I have always felt that the most irresponsible movies are those that are very casual about their violence.  The 80's and early 90's were filled with them.  True Lies jumps to mind, which also had the added benefit of reinforcing terrible racial stereotypes and painfully unfunny comedic scenes starring Arnold Schwarzenegger.  Pretty much all of the Schwarzenegger output of the 80's falls into this category.  He would mow down 40 enemies with machine-gun fire, there would be little blood, and no consequences.  His characters were blanketly heroes, never plagued by any regret at having claimed larger body counts than most natural disasters.  These were the films few politicians complained about...Politicians hearkening back to a more innocent age in film where the cowboy in the white hat was the good guy and his killing was just.  The evil guy with the black hat fell over unceremoniously at the end of the film and the hero walked off into the sunset, on to kill more evil-doers in the next town.  Former president George W Bush reflected this kind of black and white point of view throughout his presidency.  Our current world is more nuanced than this.  Our heroes have continually been exposed as flawed human beings...that murder is murder.  This is closer to reality. However, when art depicts violence in a more realistic way, politicians get upset.  Or more to the point, the extremist christian lobby gets upset, and the politicians adopt their stance while putting their hands into the coffers.  The violence in The Sopranos is shocking and it should be.  It is still less shocking and horrible than it is for those who experience it first hand.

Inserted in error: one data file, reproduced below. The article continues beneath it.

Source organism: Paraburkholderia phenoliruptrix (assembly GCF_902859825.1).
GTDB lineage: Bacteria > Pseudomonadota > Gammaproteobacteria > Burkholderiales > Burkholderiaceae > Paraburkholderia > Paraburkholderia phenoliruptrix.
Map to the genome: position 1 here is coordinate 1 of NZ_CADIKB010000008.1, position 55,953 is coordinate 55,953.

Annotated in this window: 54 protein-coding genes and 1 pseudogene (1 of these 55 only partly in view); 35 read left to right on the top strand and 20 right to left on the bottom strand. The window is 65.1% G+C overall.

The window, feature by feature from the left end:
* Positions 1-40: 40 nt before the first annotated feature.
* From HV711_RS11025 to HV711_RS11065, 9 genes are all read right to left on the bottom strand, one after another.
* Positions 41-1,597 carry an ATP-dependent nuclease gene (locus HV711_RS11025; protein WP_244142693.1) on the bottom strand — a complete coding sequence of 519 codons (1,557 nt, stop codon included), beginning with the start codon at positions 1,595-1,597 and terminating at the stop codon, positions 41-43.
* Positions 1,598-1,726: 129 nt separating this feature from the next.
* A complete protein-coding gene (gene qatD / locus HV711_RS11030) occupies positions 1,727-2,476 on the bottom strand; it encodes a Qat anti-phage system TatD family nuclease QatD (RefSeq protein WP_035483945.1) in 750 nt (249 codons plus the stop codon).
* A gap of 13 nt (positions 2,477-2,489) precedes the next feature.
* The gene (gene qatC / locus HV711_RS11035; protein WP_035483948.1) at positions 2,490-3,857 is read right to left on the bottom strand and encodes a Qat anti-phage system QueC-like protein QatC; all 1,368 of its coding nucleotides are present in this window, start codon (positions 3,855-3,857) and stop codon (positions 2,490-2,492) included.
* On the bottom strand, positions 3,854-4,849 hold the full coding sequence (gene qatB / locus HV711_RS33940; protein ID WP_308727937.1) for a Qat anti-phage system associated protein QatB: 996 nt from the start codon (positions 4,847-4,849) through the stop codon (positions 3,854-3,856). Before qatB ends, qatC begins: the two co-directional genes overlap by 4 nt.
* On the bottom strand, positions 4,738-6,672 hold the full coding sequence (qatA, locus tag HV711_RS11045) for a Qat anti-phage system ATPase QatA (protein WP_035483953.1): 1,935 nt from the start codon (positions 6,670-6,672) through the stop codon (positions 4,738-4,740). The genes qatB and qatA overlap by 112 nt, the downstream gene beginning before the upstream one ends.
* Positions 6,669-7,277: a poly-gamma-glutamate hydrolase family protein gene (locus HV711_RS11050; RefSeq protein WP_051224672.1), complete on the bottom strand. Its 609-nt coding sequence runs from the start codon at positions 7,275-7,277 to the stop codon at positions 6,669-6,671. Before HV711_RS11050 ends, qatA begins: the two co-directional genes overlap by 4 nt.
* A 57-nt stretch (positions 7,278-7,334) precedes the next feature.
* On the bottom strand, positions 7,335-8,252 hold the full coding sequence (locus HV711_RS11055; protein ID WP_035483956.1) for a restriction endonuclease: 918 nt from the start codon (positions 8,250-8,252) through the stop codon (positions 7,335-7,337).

I believe that the most responsible thing an artist can do when depicting violence is to look at it from all sides. I think it's interesting that the most recent incarnations of the James Bond character were allowed some real humanity.  Bond is tormented by his life of violence.  So, while the modern Bond films are more violent than they used to be I believe they are far more responsible in presenting real consequences.